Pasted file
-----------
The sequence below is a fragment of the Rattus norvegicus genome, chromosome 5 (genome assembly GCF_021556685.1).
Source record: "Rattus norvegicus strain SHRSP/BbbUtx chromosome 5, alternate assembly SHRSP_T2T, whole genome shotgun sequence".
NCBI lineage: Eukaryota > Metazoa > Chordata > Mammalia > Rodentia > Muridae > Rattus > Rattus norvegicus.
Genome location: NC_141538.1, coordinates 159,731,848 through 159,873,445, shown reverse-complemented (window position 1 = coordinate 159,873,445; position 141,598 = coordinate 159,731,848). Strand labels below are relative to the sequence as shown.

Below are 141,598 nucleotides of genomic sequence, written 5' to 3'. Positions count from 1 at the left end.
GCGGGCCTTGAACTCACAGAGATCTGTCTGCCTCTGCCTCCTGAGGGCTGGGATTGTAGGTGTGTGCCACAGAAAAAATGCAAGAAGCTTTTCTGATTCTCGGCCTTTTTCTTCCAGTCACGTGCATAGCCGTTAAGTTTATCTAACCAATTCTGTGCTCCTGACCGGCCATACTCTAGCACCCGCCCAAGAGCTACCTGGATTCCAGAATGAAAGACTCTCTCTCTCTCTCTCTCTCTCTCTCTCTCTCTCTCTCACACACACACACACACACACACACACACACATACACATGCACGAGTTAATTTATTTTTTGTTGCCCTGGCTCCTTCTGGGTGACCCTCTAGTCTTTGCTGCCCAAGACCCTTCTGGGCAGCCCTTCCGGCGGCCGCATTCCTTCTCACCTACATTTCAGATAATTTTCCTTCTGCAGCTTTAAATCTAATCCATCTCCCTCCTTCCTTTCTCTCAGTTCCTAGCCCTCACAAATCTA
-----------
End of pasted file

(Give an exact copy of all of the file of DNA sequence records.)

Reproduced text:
The sequence below is a fragment of the Rattus norvegicus genome, chromosome 5 (genome assembly GCF_021556685.1).
Source record: "Rattus norvegicus strain SHRSP/BbbUtx chromosome 5, alternate assembly SHRSP_T2T, whole genome shotgun sequence".
NCBI lineage: Eukaryota > Metazoa > Chordata > Mammalia > Rodentia > Muridae > Rattus > Rattus norvegicus.
Genome location: NC_141538.1, coordinates 159,731,848 through 159,873,445, shown reverse-complemented (window position 1 = coordinate 159,873,445; position 141,598 = coordinate 159,731,848). Strand labels below are relative to the sequence as shown.

Below are 141,598 nucleotides of genomic sequence, written 5' to 3'. Positions count from 1 at the left end.
GCGGGCCTTGAACTCACAGAGATCTGTCTGCCTCTGCCTCCTGAGGGCTGGGATTGTAGGTGTGTGCCACAGAAAAAATGCAAGAAGCTTTTCTGATTCTCGGCCTTTTTCTTCCAGTCACGTGCATAGCCGTTAAGTTTATCTAACCAATTCTGTGCTCCTGACCGGCCATACTCTAGCACCCGCCCAAGAGCTACCTGGATTCCAGAATGAAAGACTCTCTCTCTCTCTCTCTCTCTCTCTCTCTCTCTCTCTCACACACACACACACACACACACACACACACATACACATGCACGAGTTAATTTATTTTTTGTTGCCCTGGCTCCTTCTGGGTGACCCTCTAGTCTTTGCTGCCCAAGACCCTTCTGGGCAGCCCTTCCGGCGGCCGCATTCCTTCTCACCTACATTTCAGATAATTTTCCTTCTGCAGCTTTAAATCTAATCCATCTCCCTCCTTCCTTTCTCTCAGTTCCTAGCCCTCACAAATCTA